Victor and Columbia begin issuing electrically recorded 78 rpm phonograph discs (1925)

Picture discs (1920s – )

8-inch 78rpm record (late 1920s – mid 1930s)

Acetate / lacquer disc (late 1920s – )

Electrical Transcription Disc (late 1920s – 1980s)

Victory records (1928 – 1931)

Broadcast Twelve (1928 – 1934)

Edison Records, the last company to make phonograph cylinders, ceases production of Blue Amberol Records, the last type of cylinder. Edison Diamond Discs also cease production as Edison Records closes (1929)

8-inch 78 rpm records briefly become popular in the UK (1929)

1930s

Filmophone Flexible Record (1930 – 1932)

Professional open reel tape (NAB reel) (1930s – )

Pathé vertical-cut records cease being in France (1932)

Durium record (1932 – 1933)

AEG demonstrates the first tape recorder at the Berlin Radio Show (1935)

In the US, Billboard magazine publishes its first music hit parade (1936)

1940s

Voice-O-Graph (1940 – 1960s)

Cardboard record (1940s – 1980s)

SoundScriber (1942 – 1960s)

In Germany, AEG develops stereo tape recording (1943)

Jack Mullin sends two Magnetophon tape decks to the US and demonstrates them at the Institute of Radio Engineers (IRE) meeting in San Francisco (1946)

Audograph (1946 – 1976)

Sales of 78 rpm records hit their peak in the US (1947)

Dictabelt (1947 – 1980)

Voicewriter (late 1940s – 1960s)

Recordon (1948 – mid 1950s)

Columbia records introduces the 33⅓ rpm 12-inch and 10-inch microgroove long-play record (1948)

10-inch LP (1948 – 1980s)

12-inch LP (1948 – )

White label vinyl record (1948 – )

Pre-recorded open reel tapes become available in the US, reaching the UK in 1952 (1949)

¼-inch open reel tape (1949 – 1980s)

Coloured vinyl record (1949 – )

RCA introduces the 7-inch microgroove 45 rpm record and the ‘battle of the speeds’ ensues (1949)

7-inch single (1949 – )

1950s

Tefifon (1950 – 1960s)

SoundScriber tape (1950s – 1980s)

Flexi-disk (1950s – )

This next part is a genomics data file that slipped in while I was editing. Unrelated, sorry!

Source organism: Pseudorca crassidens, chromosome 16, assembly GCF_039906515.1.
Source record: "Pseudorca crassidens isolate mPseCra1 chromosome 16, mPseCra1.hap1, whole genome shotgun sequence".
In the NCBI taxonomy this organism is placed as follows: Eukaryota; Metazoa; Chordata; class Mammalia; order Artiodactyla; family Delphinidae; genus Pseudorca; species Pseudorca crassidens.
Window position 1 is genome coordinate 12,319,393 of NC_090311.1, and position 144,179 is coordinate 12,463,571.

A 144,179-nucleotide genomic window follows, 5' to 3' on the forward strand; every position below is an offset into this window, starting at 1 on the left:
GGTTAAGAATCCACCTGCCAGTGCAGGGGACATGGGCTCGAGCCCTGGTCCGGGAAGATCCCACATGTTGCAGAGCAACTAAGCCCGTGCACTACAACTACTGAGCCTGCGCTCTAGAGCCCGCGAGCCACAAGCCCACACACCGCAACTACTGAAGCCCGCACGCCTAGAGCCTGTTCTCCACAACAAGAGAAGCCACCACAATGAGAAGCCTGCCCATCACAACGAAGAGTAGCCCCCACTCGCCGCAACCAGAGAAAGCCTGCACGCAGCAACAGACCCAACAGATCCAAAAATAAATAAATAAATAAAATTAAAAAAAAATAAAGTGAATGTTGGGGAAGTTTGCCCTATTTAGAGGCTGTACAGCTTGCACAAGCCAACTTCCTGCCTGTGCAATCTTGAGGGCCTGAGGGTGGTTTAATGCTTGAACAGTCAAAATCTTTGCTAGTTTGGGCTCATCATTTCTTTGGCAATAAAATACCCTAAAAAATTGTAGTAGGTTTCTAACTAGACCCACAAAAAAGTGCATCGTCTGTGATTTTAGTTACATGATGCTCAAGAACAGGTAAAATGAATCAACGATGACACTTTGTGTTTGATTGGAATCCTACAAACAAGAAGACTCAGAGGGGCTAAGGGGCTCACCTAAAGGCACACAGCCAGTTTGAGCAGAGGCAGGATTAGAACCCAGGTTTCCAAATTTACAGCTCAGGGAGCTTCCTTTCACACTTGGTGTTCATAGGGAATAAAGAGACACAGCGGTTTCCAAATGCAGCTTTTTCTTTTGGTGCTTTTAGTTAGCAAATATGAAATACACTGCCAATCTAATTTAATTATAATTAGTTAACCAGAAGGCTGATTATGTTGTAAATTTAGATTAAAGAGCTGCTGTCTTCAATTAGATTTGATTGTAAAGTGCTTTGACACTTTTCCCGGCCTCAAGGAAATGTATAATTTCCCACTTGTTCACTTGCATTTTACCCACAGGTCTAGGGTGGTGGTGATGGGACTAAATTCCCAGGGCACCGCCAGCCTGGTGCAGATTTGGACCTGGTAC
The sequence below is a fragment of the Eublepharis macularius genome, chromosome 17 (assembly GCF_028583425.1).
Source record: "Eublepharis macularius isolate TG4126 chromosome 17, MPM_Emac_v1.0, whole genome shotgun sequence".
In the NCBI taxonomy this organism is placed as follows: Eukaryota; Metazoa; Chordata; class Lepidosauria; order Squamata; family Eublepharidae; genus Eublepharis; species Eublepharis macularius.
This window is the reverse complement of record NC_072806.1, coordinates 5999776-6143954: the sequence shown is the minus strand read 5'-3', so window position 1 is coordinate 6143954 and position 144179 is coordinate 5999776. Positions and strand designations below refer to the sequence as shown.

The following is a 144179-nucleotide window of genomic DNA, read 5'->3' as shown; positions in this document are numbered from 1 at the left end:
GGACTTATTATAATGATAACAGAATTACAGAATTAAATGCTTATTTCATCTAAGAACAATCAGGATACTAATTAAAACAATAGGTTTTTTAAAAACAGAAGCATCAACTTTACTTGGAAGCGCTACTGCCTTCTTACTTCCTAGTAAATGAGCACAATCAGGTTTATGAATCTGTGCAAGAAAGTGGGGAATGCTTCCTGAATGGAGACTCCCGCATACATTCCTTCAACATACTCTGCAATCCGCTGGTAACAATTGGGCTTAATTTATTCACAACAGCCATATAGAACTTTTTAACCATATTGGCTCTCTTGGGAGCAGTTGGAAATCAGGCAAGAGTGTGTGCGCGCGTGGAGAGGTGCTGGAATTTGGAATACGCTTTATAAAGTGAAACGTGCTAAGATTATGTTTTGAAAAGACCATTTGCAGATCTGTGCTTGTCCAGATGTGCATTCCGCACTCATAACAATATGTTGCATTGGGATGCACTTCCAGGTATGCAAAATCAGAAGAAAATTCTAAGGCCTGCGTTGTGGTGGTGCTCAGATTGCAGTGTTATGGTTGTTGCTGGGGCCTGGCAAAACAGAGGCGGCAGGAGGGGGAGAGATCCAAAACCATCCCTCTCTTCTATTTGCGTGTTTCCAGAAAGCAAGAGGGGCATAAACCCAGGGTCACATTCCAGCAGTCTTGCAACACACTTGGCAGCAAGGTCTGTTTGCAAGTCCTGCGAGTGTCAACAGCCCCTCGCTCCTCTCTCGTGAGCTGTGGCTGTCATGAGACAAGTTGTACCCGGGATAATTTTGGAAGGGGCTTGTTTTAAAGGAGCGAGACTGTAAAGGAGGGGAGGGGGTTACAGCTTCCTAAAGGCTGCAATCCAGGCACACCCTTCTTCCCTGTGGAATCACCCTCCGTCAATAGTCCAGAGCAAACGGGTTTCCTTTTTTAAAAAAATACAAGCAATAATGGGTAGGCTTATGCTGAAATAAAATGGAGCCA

16⅔ rpm LP (Long Play) 12 inch record (early 1950 – early 1970s)

Minifon wire reel (1951 – 1967)

The 7-inch EP record is launched, sitting between the 7-inch single and the 12-inch LP (1952)

7-inch EP (1952 – )

In the UK, a record chart for sales of singles begins, initially with just the top 15 (1952)

Pye magnetic disc (1953 – late 1950s)

Seeburg Background Music Library (1954 – 1960s)

Grundig Stenorette (1954 – 1970s)

Mohawk Midgetape (1955 – early 1960s)

Chrysler starts putting Highway Hi-Fi players in its cars in an attempt to allow drivers their choice of music other than the radio, but the system is abandoned in 1959 (1956)

Highway Hi-Fi (1956 – 1959)

The first commercial stereophonic LPs are released (1957)

Unit sales of 78 rpm records reach a peak of 54.1 million, before quickly declining (1957)

Stereophonic LP (Long Play) 12 inch record (1957 – )

Dictaphone Dictet (1957 – early 1960s)

Philips EL 3581 (1958 – early 1960s)

RCA introduces the Sound Tape Cartridge, offering the sound quality of stereo open-reel tape, but in a much more convenient pre-threaded form. It lasts until 1964 (1958)

RCA Sound Tape Cartridge (1958-1964)

Seeburg Background Music System (1959 – 1986)

Fidelipac (1959 – late 1990s)

1960s

The last 10-inch 78 rpm record is released in the UK (‘A Mess Of Blues’ by Elvis Presley) (1960)

Gala Goldentone (1960 – 1964)

Magnabelt (1961 – 1972)

Little LP (1961 – 1975)

Echo-matic II (1962 – early 1970s)

The 4-track (Stereo-Pak) endless-loop cartridge is introduced, and players for the car and home are available. It is successful until the later 8-Track cartridge becomes more popular despite its lower quality (1962)

4-track (Stereo-Pak) (1962 – 1970)

Philips introduces the Compact Cassette (1963)

Compact Cassette (1963 – 2000s)

Philips EL 3583 (1963 – early 1970s)

Grundig EN3 (1964 – 1970s)

The 8-Track (Stereo 8) cartridge is introduced, and wins out over 4-Track cartridges by 1970 (1964)

8-Track (Stereo 8) (1964 – 1988)

EMI Voice Letter (1960s)